Unless you grew up on a farm or have dated a drag racer, chances are you've never needed to drive a stick shift. Since the 1950s, most cars in America have come equipped with an automatic transmission, which does all the gear shifting behind the scenes.
So why should you learn how to drive a stick shift? Well, for one thing, it's sexy. Half of driving stick shift is about knowing how to use your body. Yes, talking on your headset, applying makeup, and sipping a latte while driving takes considerable coordination, but driving stick involves a different kind of multi-tasking. To drive stick you need to be completely focused on driving, using both hands and feet to operate the car. You'll even develop a feel for when the gears are shifting under your feet – and what guy could resist a girl that in tune with her car?
Driving stick can intimidate even the most confident drivers, but it really isn't that hard. In Europe and Asia almost all drivers learn to drive manual transmission and those who only know automatic often receive a restricted driver's license. Once you learn, you may find it's more fun than being able to text and drive at the same time (not that you should ever do that).
Driving a manual transmission basically means that you have to shift the gears yourself using the clutch and the stick shift. The clutch pedal is to the left of the brake and it lets change gears. Stepping on the clutch disengages the gears so you can select the one you want using the stick shift.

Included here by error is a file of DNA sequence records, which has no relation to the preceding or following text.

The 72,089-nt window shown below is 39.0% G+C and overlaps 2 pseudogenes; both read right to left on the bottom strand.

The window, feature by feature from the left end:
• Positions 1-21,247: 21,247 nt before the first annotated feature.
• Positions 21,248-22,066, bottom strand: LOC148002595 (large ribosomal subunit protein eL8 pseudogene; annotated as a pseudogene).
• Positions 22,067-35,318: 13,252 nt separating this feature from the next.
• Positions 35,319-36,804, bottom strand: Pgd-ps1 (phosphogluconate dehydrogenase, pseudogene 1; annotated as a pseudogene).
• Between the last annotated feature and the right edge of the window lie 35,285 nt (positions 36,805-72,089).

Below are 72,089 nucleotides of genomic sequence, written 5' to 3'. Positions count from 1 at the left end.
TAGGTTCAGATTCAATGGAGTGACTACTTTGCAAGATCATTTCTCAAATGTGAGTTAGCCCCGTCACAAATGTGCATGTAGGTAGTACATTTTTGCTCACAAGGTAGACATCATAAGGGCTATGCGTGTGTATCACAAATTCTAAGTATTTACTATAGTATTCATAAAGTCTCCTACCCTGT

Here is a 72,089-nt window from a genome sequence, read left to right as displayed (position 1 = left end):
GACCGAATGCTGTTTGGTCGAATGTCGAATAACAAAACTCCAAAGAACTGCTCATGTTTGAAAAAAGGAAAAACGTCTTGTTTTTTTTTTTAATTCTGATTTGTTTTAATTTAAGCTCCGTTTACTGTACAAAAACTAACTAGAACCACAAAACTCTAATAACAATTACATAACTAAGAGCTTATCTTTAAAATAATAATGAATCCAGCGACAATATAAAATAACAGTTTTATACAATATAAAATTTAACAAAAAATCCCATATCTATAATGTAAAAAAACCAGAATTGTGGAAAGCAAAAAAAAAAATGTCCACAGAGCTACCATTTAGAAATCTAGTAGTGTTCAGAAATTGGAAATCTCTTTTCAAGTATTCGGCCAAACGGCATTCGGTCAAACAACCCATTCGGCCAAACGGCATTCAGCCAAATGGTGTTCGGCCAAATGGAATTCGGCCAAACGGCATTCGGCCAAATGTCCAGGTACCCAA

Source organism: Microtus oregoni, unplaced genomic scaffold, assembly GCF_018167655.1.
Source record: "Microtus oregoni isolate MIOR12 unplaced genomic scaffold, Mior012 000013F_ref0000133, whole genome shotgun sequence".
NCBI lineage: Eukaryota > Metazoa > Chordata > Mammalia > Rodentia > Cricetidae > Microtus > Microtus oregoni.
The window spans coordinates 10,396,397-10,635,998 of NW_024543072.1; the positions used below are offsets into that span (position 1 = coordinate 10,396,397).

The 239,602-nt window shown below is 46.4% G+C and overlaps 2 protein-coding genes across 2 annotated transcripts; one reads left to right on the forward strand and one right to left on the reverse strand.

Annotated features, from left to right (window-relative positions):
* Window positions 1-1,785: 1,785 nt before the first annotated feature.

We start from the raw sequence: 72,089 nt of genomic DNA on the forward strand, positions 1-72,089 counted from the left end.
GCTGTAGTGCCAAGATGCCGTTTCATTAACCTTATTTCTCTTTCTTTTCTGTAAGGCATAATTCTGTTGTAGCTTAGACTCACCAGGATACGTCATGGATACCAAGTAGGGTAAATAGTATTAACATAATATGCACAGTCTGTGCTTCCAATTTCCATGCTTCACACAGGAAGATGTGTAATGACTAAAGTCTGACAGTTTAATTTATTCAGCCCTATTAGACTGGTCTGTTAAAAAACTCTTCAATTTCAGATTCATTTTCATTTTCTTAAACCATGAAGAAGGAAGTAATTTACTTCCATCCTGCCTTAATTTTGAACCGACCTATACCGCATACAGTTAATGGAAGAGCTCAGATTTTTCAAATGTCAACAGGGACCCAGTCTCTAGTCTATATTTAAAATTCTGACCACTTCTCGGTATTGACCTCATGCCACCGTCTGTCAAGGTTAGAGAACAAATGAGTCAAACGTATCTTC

Generally first gear is for 1-15 mph, second is for 15-30 mph, third is for 30-45 mph and so on. Most cars have four to five gears and reverse. As the name suggests, "neutral" is actually the absence of a gear. If you step on the gas pedal in neutral the car won't move, but it will make a revving noise. This looks cool, but it's actually bad for the car. It's a sacrifice all those '50s hot rodders were willing to make.
Pros know if they are in the right gear by the feel of the car, but it's pretty easy to tell even if you've never been in a stick shift. If the car makes a coughing or a chugging sound, the gear is too high. If it's makes a revving sound, the gear is too low.
To start the car in gear, hold the clutch down. Let it up slowly while giving the car gas. The more you let up on the clutch, the faster you'll go.
What usually frightens beginners is that if you miss the gear or release the clutch too quickly you can lurch ahead or stall the car. This happens to everyone but it's best to get used to it before you're in rush hour traffic.
Once you've mastered the basics, you're ready for the best part: acceleration. When you're moving steadily and you start to hear a revving sound, take your foot off the gas and step on the clutch with your left foot. Shift from first to second, and give the car gas while slowly letting up the clutch.
Downshifting is an important feature that automatic transmissions don't really have. If the weather is bad or you're on a hill, you may want to be going slower but not immediately apply the breaks. In a manual transmission you can just shift down to a lower gear to slow down.
To stop completely you can either step on the clutch and keep the car in gear, or put the car in neutral and take your foot of the clutch. When you need to go again, press the clutch, shift into first and give the car gas. Use the emergency brake when you park because there is no parking gear.
You may not be driving a big rig anytime soon, but with a little practice, you'll be able to lurch along with the best of them.